When Neils Bohr Outwitted Albert Einstein

If you have studied elementary physics, you must have heard both of these names. Neils Bohr is a well known figure when it comes to Quantum Physics. And I really don’t think Einstein needs any introduction. Many school students are introduced to Bohr as the one who gave Bohr’s Model of Hydrogen Atom. Einstein name is mostly associated with his theories of Special and General Relativity. Both of these dramatically new concepts were introduced into the world of physics at the dawn of 20th century. But alas, they refused to go hand in hand.

(There is a fabulous book written on this subject by George Gamow titled Thirty Years That Shook Physics, from where this incident is taken)

It is a well known fact that Einstein never accepted the uncertainty which was inherent in Quantum Mechanics. There is very popular quote by Einstein on this matter:

Till his last breath, he worked to provide a theory which could explain the Quantum phenomena without any uncertainty. During his time too, many physicists worked to combine the theories of Relativity and Quantum Mechanics. And that work is incomplete till date.

But these days people don’t actually know the genius of Einstein’s contemporaries, including that of Bohr.

Background :

This incident took place in Brussels at the Sixth Solvay Congress (1930), which was dedicated to the problems of Quantum Theory, and it involved the uncertainty relation in four coordinates.

For those who don’t know, the Uncertainty Principle states :

The more precisely the position of some particle is determined, the less precisely its momentum can be predicted from initial conditions, and vice versa.

More formally, if ∆r is the uncertainty in position of the particle, and ∆p be the uncertainty in momentum of the particle, then

∆r∙∆p ≅h, where h is the Plank’s constant.

In three dimensional coordinate system, there are three independent relations like these:

∆x∙∆px ≅h

∆y∙∆py ≅h

∆z∙∆pz ≅h

In the theory of Relativity, time serves as the fourth coordinate, and Energy/c (E/c, c = speed of light in vacuum) serves as the fourth component of Mechanical momentum, the fourth relation can be written as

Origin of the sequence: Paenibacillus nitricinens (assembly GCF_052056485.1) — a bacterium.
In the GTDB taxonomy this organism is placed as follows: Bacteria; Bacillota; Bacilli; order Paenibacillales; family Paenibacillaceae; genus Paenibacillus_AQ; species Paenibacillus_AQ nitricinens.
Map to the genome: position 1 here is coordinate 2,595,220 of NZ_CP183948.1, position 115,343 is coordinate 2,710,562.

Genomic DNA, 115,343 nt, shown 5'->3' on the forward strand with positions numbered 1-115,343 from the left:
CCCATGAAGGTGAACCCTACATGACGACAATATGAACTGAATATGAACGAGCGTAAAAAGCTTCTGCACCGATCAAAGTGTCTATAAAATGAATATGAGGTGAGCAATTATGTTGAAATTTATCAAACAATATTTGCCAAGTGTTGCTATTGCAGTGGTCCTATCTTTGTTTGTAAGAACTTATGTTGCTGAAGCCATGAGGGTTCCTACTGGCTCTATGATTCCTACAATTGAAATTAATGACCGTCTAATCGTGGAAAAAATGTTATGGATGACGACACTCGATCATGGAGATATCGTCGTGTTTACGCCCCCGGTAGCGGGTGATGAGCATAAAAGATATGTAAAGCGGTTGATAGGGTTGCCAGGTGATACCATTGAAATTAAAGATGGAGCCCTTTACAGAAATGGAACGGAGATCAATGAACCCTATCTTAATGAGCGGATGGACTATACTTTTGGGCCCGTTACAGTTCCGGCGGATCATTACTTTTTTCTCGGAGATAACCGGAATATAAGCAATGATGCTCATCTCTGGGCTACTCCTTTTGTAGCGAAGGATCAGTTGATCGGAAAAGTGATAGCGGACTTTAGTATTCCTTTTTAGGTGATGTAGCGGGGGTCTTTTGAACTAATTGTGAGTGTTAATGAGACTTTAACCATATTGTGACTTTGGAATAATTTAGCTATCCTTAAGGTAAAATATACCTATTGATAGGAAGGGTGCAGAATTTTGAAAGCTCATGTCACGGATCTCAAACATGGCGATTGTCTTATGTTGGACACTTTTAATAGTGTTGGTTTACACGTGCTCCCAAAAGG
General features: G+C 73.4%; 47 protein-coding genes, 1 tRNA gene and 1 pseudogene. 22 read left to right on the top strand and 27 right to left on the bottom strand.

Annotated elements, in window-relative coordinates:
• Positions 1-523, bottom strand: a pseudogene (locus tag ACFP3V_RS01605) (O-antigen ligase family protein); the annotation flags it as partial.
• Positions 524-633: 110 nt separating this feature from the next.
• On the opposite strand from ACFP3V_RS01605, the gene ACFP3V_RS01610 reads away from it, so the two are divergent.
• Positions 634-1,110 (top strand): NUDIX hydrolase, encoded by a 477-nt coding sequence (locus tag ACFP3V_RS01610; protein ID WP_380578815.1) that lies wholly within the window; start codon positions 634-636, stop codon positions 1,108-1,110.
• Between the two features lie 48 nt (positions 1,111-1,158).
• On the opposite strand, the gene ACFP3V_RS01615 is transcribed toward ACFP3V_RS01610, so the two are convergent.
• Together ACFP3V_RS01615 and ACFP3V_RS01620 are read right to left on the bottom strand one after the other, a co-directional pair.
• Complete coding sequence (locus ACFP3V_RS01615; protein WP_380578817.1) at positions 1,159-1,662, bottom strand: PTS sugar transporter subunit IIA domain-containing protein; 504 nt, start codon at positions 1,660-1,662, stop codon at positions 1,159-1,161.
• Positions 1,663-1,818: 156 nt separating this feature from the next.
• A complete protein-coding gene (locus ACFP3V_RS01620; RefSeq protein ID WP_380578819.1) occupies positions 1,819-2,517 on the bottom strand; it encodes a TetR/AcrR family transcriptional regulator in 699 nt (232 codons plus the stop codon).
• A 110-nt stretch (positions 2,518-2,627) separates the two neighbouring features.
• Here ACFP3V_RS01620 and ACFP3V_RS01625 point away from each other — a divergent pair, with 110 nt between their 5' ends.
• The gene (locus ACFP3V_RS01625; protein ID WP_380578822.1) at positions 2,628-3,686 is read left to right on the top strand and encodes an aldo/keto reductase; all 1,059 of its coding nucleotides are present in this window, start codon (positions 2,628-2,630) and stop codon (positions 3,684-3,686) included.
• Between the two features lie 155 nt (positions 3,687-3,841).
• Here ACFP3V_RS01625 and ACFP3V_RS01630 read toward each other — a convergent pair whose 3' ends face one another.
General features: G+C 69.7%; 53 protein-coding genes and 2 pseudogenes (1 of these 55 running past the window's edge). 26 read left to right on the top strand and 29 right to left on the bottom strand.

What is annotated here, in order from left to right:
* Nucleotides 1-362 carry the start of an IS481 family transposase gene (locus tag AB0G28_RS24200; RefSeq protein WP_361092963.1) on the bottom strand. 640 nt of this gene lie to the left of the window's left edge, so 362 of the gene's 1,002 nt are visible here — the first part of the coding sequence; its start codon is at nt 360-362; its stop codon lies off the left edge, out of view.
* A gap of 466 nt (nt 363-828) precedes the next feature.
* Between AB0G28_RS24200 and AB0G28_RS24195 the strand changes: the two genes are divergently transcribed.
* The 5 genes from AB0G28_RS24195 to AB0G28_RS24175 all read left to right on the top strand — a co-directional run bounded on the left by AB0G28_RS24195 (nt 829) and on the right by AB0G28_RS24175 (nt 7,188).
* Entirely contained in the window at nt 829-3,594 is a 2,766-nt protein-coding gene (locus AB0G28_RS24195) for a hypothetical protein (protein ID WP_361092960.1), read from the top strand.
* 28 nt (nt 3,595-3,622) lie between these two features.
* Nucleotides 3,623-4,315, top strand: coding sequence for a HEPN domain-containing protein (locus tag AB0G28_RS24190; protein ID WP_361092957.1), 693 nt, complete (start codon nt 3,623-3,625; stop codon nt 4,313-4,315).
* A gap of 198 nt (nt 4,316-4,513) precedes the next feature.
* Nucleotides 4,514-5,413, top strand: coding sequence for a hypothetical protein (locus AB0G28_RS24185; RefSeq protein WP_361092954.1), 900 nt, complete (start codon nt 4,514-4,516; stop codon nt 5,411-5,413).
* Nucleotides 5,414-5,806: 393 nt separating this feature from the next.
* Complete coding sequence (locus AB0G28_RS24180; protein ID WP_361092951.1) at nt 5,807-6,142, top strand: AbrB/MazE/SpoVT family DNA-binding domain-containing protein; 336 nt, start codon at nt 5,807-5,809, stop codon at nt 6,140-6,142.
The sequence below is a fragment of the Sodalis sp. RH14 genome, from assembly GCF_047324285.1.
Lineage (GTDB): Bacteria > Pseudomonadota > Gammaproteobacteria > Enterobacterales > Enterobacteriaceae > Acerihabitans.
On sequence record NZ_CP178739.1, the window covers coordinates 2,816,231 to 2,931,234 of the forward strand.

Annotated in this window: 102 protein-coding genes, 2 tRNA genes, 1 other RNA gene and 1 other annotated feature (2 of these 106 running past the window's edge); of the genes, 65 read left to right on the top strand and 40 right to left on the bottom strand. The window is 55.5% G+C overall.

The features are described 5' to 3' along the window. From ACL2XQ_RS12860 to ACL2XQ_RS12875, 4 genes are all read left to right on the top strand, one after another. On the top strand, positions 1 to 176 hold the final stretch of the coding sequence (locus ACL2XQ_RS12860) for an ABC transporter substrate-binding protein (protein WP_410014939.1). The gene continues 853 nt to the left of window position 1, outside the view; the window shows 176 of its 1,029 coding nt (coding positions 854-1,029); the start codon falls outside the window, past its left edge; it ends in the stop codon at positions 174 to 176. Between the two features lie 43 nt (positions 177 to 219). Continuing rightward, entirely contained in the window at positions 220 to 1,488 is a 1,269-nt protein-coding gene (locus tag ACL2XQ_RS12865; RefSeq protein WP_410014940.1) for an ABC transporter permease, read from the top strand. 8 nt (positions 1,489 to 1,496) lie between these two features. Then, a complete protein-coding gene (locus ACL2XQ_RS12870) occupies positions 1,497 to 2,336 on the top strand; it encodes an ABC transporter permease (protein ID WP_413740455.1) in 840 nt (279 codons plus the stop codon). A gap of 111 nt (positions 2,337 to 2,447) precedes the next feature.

∆t∙∆E ≅h.

It was this fourth relation which Einstein sought to prove wrong using an ideal experiment.

The Experiment:

Suppose there is a box inlaid with ideal mirrors. There is a clock based shutter (which is ideal) in the box which will open and subsequently close at the time set in the clock. The box is filled with a certain amount of light (i.e. radiant energy). The box is weighed before the clock opens the shutter. Weighing can be done to any desired precision. Now the clock operates at the set time. The shutter opens, lets out some of the radiant energy, and closes again. The box is weighed again to the same desired precision. The difference in the masses of the box after these measurements (m2-m1 = ∆m) is noted. Multiplying ∆m by c² will give us the amount of radiant energy which escaped from the shutter. Hence all energy is accounted for (i.e. there is no unaccounted loss of energy anywhere). This means ∆E= 0. Since the clock is also ideal, there is no uncertainty in the measurement of time, i.e. ∆t = 0.

∆t∙∆E = 0.

Apparently, there is no flaw in this argument. Everyone at the Congress thought so. Even Bohr. He did not say anything at the moment.

Bohr’s Brain In Action:

Bohr kept on thinking about that experiment the whole night. Next morning he appeared at the meeting with a radiant face showing that he had achieved his Eureka moment. His argument was as follows :

  • In order to weigh the box, it would need to move in the vertical direction, no matter what the method may be (balance scales or spring scales).
  • According to one of the most famous theories in Physics at that time, if the clock (along with the box) changed it’s position in the gravitational field of Earth, it would gain or lose time. This introduces an uncertainty ∆t≠0 in the time the shutter would open. (Can you guess the ‘famous theory’?)
  • On the other hand, the amplitude of the vertical oscillations of the box and mass change due to energy loss are connected through the ordinary relation ∆z∙∆pz ≅h.
  • Doing some mathematical manipulations, he could show that ∆t∙∆E ≅h.

Well, he proved Einstein wrong. That’s okayish. But were you able to guess the ‘famous theory’ he used to prove him wrong? It was none other than Einstein’s Theory of General Relativity.

Now that is what you call thug life.

Life enthusiast, poet, and author.